Corporate social responsibilty has been all the rage - among consumers, at least - for a good long minute already. And a rash of new sites are competing to offer scoring mechanisms for companies.
Last week, we reviewed Scryve, a CSR site that combined user feedback along with researched data in a wiki-like system. Today, we're taking a look at Project Label, a site with a quite different approach and a novel presentation.
The site gives each corporation a label much like those you'd see on most packaged foods (at least in the States). The folks at Project Label feel this will lead to more "comparison shopping" and, with any luck, more socially responsible corporations.
According to their site, "As with food nutrition labels, social nutrition labels will motivate consumers to learn about social issues in order to make more informed decisions when choosing between product A and product B. The result will be a high demand for socially nutritious products, and thus a greater supply."
Project Label gathers the data to create these labels from consumers, businesses, and organizations, all of which can contribute, comment on, and vote on articles and research items. Data is parsed for information on topics ranging from product safety and worker treatment to resource management and overall impact on the community. Articles referenced for these scores are included in each company's profile, along with recent tweets, a general barometer of the tone of sentiments expressed, ratings from a variet of organizations, and a group of related companies for comparison.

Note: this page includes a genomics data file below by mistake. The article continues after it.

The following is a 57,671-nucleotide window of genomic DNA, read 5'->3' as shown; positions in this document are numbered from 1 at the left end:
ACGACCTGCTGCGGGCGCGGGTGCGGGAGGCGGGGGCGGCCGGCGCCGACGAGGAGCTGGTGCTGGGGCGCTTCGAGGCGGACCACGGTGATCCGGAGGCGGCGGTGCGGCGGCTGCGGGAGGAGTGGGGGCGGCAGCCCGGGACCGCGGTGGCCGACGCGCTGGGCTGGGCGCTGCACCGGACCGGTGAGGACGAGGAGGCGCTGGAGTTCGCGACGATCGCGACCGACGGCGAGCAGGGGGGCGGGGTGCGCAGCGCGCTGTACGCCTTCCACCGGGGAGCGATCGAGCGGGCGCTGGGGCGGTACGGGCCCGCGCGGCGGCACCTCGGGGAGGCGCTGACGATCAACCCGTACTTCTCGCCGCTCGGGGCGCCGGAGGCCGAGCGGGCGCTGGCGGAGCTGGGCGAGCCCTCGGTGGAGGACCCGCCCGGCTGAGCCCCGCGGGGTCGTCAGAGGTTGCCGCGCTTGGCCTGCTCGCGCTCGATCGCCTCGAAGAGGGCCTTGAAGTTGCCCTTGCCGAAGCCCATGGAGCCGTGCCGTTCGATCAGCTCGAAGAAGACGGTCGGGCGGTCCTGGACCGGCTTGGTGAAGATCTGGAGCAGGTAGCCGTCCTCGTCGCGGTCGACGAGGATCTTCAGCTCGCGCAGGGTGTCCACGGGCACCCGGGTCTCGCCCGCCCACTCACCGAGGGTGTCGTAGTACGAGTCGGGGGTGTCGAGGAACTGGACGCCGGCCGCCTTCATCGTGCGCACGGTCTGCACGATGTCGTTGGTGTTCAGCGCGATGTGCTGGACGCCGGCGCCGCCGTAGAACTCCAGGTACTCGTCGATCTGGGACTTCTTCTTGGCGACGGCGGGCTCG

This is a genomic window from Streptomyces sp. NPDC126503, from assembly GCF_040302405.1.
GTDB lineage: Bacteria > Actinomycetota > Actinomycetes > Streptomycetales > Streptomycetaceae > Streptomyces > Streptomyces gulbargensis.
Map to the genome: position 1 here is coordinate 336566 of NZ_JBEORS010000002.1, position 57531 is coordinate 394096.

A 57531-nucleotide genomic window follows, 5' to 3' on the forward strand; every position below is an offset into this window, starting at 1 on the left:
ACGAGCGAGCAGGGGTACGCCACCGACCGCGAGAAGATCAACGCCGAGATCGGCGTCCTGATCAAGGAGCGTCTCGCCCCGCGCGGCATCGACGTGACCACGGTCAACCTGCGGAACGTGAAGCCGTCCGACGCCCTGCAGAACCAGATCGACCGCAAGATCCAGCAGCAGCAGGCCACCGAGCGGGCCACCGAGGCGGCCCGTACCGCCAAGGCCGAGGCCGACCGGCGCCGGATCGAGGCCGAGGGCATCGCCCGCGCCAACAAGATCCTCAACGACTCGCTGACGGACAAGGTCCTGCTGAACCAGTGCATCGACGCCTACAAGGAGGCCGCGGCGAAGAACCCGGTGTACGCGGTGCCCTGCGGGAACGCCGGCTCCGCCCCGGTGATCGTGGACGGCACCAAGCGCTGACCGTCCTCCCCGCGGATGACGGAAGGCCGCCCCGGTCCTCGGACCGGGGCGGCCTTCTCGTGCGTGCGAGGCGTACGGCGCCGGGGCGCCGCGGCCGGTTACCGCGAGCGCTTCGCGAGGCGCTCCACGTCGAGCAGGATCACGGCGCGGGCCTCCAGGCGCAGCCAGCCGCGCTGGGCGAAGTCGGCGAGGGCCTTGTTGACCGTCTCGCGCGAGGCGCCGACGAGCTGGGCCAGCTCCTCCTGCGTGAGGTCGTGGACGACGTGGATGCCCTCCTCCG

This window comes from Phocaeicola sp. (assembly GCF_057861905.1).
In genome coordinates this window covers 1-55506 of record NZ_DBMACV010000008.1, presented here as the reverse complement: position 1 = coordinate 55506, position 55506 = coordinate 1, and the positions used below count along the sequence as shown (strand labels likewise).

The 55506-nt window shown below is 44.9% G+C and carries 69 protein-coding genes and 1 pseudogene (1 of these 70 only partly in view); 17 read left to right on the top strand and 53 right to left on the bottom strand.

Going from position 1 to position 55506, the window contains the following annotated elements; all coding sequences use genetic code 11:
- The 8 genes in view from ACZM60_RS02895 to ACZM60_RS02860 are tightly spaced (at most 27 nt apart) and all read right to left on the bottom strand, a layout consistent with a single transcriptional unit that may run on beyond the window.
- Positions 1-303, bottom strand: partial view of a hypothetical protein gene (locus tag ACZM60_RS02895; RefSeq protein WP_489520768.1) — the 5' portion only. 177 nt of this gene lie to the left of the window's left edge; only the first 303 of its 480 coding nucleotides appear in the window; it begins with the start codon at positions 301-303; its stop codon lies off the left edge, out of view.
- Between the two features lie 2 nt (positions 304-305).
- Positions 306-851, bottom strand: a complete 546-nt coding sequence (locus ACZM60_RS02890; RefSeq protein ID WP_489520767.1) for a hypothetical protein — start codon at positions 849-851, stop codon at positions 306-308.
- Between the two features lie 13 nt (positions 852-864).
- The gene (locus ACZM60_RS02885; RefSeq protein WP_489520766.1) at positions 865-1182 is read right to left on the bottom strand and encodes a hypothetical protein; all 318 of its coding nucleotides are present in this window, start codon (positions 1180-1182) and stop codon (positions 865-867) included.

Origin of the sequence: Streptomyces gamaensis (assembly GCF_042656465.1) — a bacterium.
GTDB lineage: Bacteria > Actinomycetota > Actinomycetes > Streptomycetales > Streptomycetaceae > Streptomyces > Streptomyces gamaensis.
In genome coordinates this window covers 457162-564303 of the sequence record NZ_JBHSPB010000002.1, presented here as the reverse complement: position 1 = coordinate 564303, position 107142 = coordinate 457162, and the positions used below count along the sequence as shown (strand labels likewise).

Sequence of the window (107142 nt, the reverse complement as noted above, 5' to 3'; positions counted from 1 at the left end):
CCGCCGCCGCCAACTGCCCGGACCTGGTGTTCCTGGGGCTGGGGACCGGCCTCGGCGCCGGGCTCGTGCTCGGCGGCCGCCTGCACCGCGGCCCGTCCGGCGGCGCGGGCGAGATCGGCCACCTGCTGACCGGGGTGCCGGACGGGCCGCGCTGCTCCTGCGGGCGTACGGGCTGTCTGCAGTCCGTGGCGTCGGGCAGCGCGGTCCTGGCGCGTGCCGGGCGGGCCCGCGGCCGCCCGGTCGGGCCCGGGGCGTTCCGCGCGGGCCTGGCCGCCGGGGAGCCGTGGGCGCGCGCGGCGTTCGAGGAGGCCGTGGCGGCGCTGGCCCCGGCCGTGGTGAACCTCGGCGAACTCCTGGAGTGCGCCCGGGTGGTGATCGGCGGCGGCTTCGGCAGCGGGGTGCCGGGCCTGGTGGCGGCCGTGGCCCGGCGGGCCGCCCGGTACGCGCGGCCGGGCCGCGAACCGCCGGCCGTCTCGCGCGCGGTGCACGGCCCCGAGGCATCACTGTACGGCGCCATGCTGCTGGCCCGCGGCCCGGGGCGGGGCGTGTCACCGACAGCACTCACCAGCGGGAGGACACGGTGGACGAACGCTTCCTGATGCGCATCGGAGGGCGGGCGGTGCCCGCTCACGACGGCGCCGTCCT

The site also allows users to see a transparent breakdown of how each label was created based on available information.
The articles and data are also viewable on their own, independent of a company's profile. They can be sorted by topic, date, overall sentiment, and number of user votes; and they can be searched by keyword.
The folks at Project Label plan to bring custom reports into their stable of offerings, as well. We don't know yet if a portable/embeddable widget is in the works, but it might be a good idea to make such a tool available to users.
Of course, as with any young site with a primary offering reliant on UGC, Project Label will need a core group of dedicated users who really, really care about CSR to build out the site's content enough to make it a valuable resource - and one that ranks high for natural search.
by NYTimes Magazine